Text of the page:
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U.S. durable goods orders rise 2.3% in May

Paul Wiseman
Associated Press

Washington – Orders to U.S. factories for big-ticket manufactured goods rose for the 12th time in the last 13 months in May, pulled up by surgin demand for civilian aircraft.

The Commerce Department said Thursday that orders for durable goods – meant to last at least three years – climbed 2.3% in May, reversing a 0.8% drop in April and coming despite a backlogged supply chain and a shortage of workers. Orders for aircraft shot up 27.4% last month after climbing 31.5% in April. Excluding transportation orders – which can bounce wildly from month to month – durable goods orders rose 0.3% last month, down from a 1.7% gain in April.

In this April 23, 2021 photo, a U.S. Air Force KC-46A Pegasus jet takes off in view of a line of Boeing 777X jets parked nose to tail on an unused runway at Paine Field, near Boeing's massive production facility in Everett, Wash.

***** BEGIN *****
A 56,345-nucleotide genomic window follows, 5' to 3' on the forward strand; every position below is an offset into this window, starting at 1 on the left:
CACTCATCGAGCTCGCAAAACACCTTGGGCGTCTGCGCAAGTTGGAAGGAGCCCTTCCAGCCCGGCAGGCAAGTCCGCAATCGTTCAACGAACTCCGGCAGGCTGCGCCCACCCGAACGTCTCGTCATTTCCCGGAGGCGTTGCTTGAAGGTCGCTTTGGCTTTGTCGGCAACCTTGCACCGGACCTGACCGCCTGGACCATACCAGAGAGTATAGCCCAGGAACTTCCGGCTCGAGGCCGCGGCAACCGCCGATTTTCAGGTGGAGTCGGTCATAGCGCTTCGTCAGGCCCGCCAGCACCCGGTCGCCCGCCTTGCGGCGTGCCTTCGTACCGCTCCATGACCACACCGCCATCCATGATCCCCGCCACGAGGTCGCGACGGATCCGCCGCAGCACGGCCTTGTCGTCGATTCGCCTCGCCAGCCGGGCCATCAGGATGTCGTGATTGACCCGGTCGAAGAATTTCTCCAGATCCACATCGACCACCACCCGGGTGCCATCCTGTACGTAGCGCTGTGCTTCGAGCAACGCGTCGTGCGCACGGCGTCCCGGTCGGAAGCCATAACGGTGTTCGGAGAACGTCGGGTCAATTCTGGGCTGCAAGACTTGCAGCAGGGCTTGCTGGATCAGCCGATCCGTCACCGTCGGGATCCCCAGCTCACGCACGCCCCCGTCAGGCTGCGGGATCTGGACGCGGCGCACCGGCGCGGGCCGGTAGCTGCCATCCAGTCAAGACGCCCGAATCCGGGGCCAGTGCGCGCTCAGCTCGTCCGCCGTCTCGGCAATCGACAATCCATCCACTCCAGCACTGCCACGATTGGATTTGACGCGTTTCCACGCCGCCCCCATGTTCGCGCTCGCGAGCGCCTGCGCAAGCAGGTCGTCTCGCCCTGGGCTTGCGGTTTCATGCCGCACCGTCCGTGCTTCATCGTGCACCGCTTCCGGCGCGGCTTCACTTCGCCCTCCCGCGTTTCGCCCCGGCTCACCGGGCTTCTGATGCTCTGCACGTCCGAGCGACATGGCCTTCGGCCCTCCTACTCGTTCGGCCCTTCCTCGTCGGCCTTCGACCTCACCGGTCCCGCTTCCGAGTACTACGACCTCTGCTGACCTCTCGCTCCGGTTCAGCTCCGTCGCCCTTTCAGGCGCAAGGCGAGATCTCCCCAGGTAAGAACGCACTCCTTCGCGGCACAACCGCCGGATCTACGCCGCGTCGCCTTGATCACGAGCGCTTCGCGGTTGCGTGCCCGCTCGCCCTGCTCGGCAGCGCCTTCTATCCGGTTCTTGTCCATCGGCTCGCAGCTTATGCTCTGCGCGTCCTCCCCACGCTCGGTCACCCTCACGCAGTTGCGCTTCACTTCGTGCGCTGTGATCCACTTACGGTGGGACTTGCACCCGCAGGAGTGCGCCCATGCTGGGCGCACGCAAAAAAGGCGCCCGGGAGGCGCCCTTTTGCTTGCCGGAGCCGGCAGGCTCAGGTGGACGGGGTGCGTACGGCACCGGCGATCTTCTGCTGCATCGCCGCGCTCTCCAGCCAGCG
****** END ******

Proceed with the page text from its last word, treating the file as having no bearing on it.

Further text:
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A category that tracks business investment – orders for nondefense capital goods excluding aircraft – dipped 0.1% in May after rising 2.7% in April.

American industry is thriving despite problems with backlogged supply chains and a shortage of workers. The Federal Reserve reported earlier this month that factory production climbed 0.9% on surging output of cars, trucks and auto parts. The Institute for Supply Management, an association of purchasing managers, said that its manufacturing index signalled that factories were growing in May for the 12th straight month.